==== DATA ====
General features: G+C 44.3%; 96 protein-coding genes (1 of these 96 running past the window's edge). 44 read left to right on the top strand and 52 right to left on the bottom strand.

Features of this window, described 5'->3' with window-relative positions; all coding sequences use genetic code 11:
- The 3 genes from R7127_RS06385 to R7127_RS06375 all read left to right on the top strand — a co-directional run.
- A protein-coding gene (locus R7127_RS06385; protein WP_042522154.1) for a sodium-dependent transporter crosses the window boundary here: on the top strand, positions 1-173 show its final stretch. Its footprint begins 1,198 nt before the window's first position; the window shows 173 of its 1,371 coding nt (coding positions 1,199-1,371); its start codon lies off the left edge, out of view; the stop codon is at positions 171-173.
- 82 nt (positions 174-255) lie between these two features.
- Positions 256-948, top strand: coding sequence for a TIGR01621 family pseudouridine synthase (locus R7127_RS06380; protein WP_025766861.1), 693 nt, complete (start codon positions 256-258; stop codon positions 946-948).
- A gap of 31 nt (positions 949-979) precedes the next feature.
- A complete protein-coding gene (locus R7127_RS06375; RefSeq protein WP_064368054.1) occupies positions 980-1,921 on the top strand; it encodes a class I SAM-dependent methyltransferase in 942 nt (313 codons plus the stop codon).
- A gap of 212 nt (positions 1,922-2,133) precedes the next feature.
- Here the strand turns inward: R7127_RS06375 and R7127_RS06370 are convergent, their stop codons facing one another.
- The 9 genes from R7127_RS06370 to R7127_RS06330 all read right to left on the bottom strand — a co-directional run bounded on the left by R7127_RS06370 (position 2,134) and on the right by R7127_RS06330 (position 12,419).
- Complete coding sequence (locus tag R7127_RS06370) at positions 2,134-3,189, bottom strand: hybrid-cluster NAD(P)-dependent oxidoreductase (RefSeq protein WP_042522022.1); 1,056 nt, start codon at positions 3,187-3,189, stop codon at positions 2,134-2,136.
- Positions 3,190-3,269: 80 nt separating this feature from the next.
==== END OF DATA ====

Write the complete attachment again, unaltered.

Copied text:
General features: G+C 44.3%; 96 protein-coding genes (1 of these 96 running past the window's edge). 44 read left to right on the top strand and 52 right to left on the bottom strand.

Features of this window, described 5'->3' with window-relative positions; all coding sequences use genetic code 11:
- The 3 genes from R7127_RS06385 to R7127_RS06375 all read left to right on the top strand — a co-directional run.
- A protein-coding gene (locus R7127_RS06385; protein WP_042522154.1) for a sodium-dependent transporter crosses the window boundary here: on the top strand, positions 1-173 show its final stretch. Its footprint begins 1,198 nt before the window's first position; the window shows 173 of its 1,371 coding nt (coding positions 1,199-1,371); its start codon lies off the left edge, out of view; the stop codon is at positions 171-173.
- 82 nt (positions 174-255) lie between these two features.
- Positions 256-948, top strand: coding sequence for a TIGR01621 family pseudouridine synthase (locus R7127_RS06380; protein WP_025766861.1), 693 nt, complete (start codon positions 256-258; stop codon positions 946-948).
- A gap of 31 nt (positions 949-979) precedes the next feature.
- A complete protein-coding gene (locus R7127_RS06375; RefSeq protein WP_064368054.1) occupies positions 980-1,921 on the top strand; it encodes a class I SAM-dependent methyltransferase in 942 nt (313 codons plus the stop codon).
- A gap of 212 nt (positions 1,922-2,133) precedes the next feature.
- Here the strand turns inward: R7127_RS06375 and R7127_RS06370 are convergent, their stop codons facing one another.
- The 9 genes from R7127_RS06370 to R7127_RS06330 all read right to left on the bottom strand — a co-directional run bounded on the left by R7127_RS06370 (position 2,134) and on the right by R7127_RS06330 (position 12,419).
- Complete coding sequence (locus tag R7127_RS06370) at positions 2,134-3,189, bottom strand: hybrid-cluster NAD(P)-dependent oxidoreductase (RefSeq protein WP_042522022.1); 1,056 nt, start codon at positions 3,187-3,189, stop codon at positions 2,134-2,136.
- Positions 3,190-3,269: 80 nt separating this feature from the next.